I take it you’re challenging the objectivity of these ratings. But it would be better if you listed five organizations that are better before you assume it’s just bias. I can think of three organizations that are clearly better, and a few that I would say are candidates–I’d need to look more closely to be sure. The M’s are actually a pretty good looking organization right now, IMO.

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      • Omar says:

        Yankees/Red Sox/Rays/Phillies are the “for sure better” organizations. After that I’d say that the Cardinals are better too…after that there’s a few maybes.

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      • The Truth says:

        The Mariners are looking pretty good. There is a reasonable argument to be made for the Mariners at #4-5, as there is for a good handful of other teams. I stand by my bet.

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      • Omar says:

        They’ve definitely made a HUGE turn around. That being said, I can’t honestly see rating them as a top five organization in baseball when they’re not even a sure bet to make the playoffs in a weak division. Their current (and foreseeable) major league talent just isn’t there, while their rotation is stacked at the top end this year will Cliff Lee stay? A 3-4-5 of Ryan Rowland Smith, Ian Snell, and Doug Fister doesn’t exactly instill a lot of confidence in me. Furthermore, a line up of (I’m guessing):

        Ichiro
        Figgins
        Bradley (I will assume they’ll realize that he’ll DH)
        Lopez
        Kotchman/Garko
        Gutierrez
        Bard
        Ackley
        Wilson

        Isn’t going to set the world on fire either, yes it will definitely prevent a lot of runs, I can’t see putting them ahead of the Cardinals, Rays, Phillies, Red Sox, or Yankees with the lack of current major league talent or the true impact prospects aside from Ackley.

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  9. Omar says:

    Dave,

    I am glad to see these back, I’m glad you didn’t let the negative comments (mine included) discourage you from doing this. As much as I, vehemently at times, disagreed with your rankings…I enjoyed reading about teams and the series. I must say that I was wrrr….wrrr…wrrr…I wasn’t right about the Seattle Mariners. Large call on Jack Z. I fully expect some teams to have their rankings change drastically with in a year, some of which being the Florida Marlins, Cleveland Indians, New York Mets, and yes…the Seattle Mariners. I also expect smaller changes too, from a certain team that I root for :), within a year. I’d also like an individual piece on the team’s management and ownership too, and a final wrap up piece comparing last year’s rankings to this year’s. I know I was wrong about the quality of some organizations last year, and I know you were too ;). So I say this with the utmost enthusiasm: LET THE BITCHING BEGIN!!!!!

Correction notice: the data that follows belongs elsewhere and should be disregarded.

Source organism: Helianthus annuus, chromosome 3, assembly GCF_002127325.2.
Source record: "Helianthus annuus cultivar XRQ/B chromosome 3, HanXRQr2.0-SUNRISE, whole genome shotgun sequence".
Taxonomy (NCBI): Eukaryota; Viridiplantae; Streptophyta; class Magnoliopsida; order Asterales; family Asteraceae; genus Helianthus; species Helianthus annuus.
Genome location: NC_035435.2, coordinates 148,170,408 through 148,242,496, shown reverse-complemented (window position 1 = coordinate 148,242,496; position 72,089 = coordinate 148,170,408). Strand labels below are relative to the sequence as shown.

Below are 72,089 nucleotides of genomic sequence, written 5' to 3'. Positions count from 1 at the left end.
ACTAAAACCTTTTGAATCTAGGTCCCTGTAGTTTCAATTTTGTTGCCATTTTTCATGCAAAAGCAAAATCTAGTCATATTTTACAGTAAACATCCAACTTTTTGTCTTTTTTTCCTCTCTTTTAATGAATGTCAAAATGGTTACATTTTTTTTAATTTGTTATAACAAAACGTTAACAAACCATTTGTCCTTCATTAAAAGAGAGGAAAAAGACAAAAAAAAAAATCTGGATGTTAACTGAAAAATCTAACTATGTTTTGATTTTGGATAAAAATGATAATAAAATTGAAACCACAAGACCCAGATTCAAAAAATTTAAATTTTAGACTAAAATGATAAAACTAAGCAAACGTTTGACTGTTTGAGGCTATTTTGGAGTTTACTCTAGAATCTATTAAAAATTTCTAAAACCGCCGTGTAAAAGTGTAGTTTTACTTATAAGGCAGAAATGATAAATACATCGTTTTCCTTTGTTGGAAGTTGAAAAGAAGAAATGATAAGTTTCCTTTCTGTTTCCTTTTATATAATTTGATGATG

-Omar.

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  10. Omar says:

    A disagreement already:

    3. Having a chance of winning it all this year is great. Having a great farm system is great. Having a forward thinking management staff is great. But by themselves, none of those things are enough to earn a high grade overall. We’re really trying to highlight the balance between winning now and winning in the future. There will be teams that are high on the list because of how good they may be in 2011 or 2012, while teams that are better in 2010 will be behind them. It’s not just a short term thing, and these aren’t projected order of finish for 2010. It’s our perspective on the total health of where each team is, relative to their peers, going forward.

    Well, 2011 and 2012 are pretty far away. A lot of times when you think you have something, even this year, things turn sour pretty quickly. Ask some Mets and Indians fans.

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    • mowill says:

      Okay Mr. Minaya that is just about enough out of you.

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      • Omar says:

        Ughhhhh…for fuck’s sake it’s NOT Omar Minaya, it’s THIS Omar:

        http://en.wikipedia.org/wiki/Omar_Little

        Furthermore, my point was don’t underrate 2010 for the sake of 2011 and 2012. I can’t think of a team who is primed to contend for a title in 2010 that won’t be primed to contend for the next two or three years. I can understand rating a team that is probably a good bet to miss the playoffs this year but not a bad organization, like the Rangers, over a team like that’s a good bet to make the playoffs but still has quite a few question marks after this year like maybe say the Angels. That being said, IMO, of all the title contenders this year, every one of them has a reason to believe that they can compete in 2011 and probably 2012. I wouldn’t be too confident in saying talent like Carlos Santana, Nick Hagadone, Hector Rondon and Matt LaPorta will make the Indians title contenders with Shin Soo Choo and Gady Sizemore in 2012…when that’s simply too far off and there’s a lot of variables in play here. Note: I am not saying that I think they’ll be busts or I think they won’t be good players, BUT, when you’re counting on players with zero to limited major league experience to take a team that’s toiling in mediocrity to title contention, that’s a stretch for me.

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  11. DME says:

    trust the process

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  12. q says:

    Wow, all of you guys crying about an anti-Phillies bias need to get two things through those thick-skulled heads of yours:

    1) Cameron clearly said the Phillies are favored.
    2) Cameron gave the Reds an organizational ranking of 20 and the Phillies a ranking of 10.

    By the way, in hindsight, the Phillies ranking is looking pretty good. Given Seattle’s pathetic performance, the Phillies surely deserve to go up a spot, but I’m not sure if they’ve shown enough in the past year to leapfrog the Braves or the Rockies.